The louvres are intended to keep sunlight out while they encourage the free passage of air. For windless days to encourage the free passage of air and prevent thermal time constants that are too long, the bottom of the Stevenson screen has open slats and the ceiling has holes in it to allow vertical air flow up and out through into the roof cavity. The BoM have damaged this plan by using a grey steel pole instead of the old four white painted legs. The grey pole will obviously solar heat and in turn pre heat the rising air.
You can see the open floor slats and holes in the ceiling here.
Thanks. As I said, it was a vague memory. I had an idea that it acted as a still air chamber as well, but it was a long time ago.
Well i think common sense says you are correct. It will do that to some extent but it would not be desirable because heat will be exchanged between the box and thermometer when what is needed is only between the outside air and the thermometer.
You might enjoy reading this abstract.
Thanks for the link!
here’s one for you:
“Insufficient time response damps recording of temperature extremes, potentially also influencing climatological means.”
This study compared two different measurement stations in close proximity with approximately the same microclimate. Whether the adjustment protocol they developed is adequate for different stations in different microclimates is difficult to judge. My guess is no. As Hubbard and Lin found, adjustments need to be done on a station-by-station basis.
What are you talking about Lance?
The time constant makes hardly any difference, perhaps at the second decimal place, which is irrelevant to a thermo vs. PRT comparison. The important point is that the sampling interval exceeds the time constant.
By now you should know that the myth that PRT values are instantaneous is just that – a myth. You also know that an instantaneous measurement would require rapid sampling and a very short response time (as short as the sampling interval or less would be ideal).
Your idea that calibration “is a dynamic matching calibration rather than the stable state absolute accuracy” is also entirely in your head. Calibration is a static quadratic relationship between resistance and the output signal, which is T.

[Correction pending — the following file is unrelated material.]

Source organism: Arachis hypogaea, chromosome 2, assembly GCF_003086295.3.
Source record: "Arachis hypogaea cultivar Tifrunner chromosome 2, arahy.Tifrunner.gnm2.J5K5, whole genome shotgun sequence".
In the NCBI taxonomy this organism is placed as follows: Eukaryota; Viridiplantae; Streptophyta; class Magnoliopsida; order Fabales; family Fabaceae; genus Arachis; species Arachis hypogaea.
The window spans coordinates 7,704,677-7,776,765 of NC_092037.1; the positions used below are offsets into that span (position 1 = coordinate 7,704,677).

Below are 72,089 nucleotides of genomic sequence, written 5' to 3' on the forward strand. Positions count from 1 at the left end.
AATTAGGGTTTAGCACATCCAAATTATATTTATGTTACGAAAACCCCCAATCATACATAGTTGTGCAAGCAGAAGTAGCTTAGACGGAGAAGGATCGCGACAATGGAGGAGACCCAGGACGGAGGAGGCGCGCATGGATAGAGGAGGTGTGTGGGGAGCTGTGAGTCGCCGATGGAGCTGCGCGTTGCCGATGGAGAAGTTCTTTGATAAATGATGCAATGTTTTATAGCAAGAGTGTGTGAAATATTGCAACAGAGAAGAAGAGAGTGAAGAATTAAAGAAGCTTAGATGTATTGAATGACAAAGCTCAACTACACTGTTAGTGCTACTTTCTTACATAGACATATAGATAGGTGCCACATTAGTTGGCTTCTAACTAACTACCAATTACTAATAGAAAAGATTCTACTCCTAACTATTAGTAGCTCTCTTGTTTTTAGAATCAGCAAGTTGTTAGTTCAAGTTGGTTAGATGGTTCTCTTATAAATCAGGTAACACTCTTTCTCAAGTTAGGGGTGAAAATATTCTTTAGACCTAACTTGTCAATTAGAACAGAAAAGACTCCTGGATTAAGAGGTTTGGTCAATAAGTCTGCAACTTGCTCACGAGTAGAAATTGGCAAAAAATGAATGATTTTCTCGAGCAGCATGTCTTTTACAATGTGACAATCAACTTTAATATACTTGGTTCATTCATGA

Windflow through a Stevenson screen is also restricted by the louvers as determined by the pressure difference on the approach and lee side. Taken together, the effect of all this basically cancels-out. We end up simply with an integrated value which is the same (+/- uncertainity) regardless of instrument.
All the best,
“””””The time constant makes hardly any difference, perhaps at the second decimal place, which is irrelevant to a thermo vs. PRT comparison. “””””
This just isn’t true. The hysteresis of an LIG is on the order of minutes for a stable reading. I have attached a page from the NOAA ASOS manual that shows how electronic temperature thermometers work in the U.S. One of the reasons for the averaging is to be able to simulate the hysteresis of an LIG. It is unfortunate this decision was made because it would have forced the closing of an LIG station record at the time of changing to an electronic thermometer. Homogenization of old records would be less of an issue.
(I’m running out of steam with this post.)
The response time (the time for an LIG instrument to stabilise) in a water-bath or ice bath is less than 1-minute, more like several seconds. Although I’ve never measured it, take a thermometer out of an ice bath, and it rapidly regains room temperature.
Because ambience is not a ‘steady-state’ condition, the response time to a change in ambient conditions is not comparable. Wind-speed within a screen is rarely 5m/second for very long for instance, and other changes and ‘thermal mass’ factors also come into play.
Even a well-trained eyeball cannot read a met-thermometer consistently to within 0.2 degC.
While lab thermometers can be more accurate Aust met-thermometers have an index mark every 0.5 degC, Instrument uncertainty is therefore 0.25 degC, which rounds up to 0.3 degC. The BoM estimates PRT uncertainty as 0.25 degC, but that depends how it is measured (whether it is uncertainty of a single observation, or repeated observations under controlled conditions, or repeated field observations compared instantaneously with a standard).
You can even place 5 Tmin or Tmax met-thermometers in a screen and two-people read them every morning for a week, and there will be variation. But is it the eyeball, placement in the screen, the thermometers …?
However, which ever way you may cut and dice an experiment, it makes no material difference – instrument variation is far less than that of the medium being sensed. Having an instrument with a response time that flattens instantaneous variation (which does not necessarily reflect the airmass being measured), is the challenge.
In Australia PRT probes have a response time longer than half the discrete 1-minute time-interval defining the sample. End of minute observations are therefore not instantaneous but represent a time-averaged value. In my view as a former observer, a 0.1 or 0.2 degC difference compared with a Lig thermometer (theoretically) observed to 1-decimal place, but having an inherent instrument uncertainty of 0.25 degC is neither here nor there.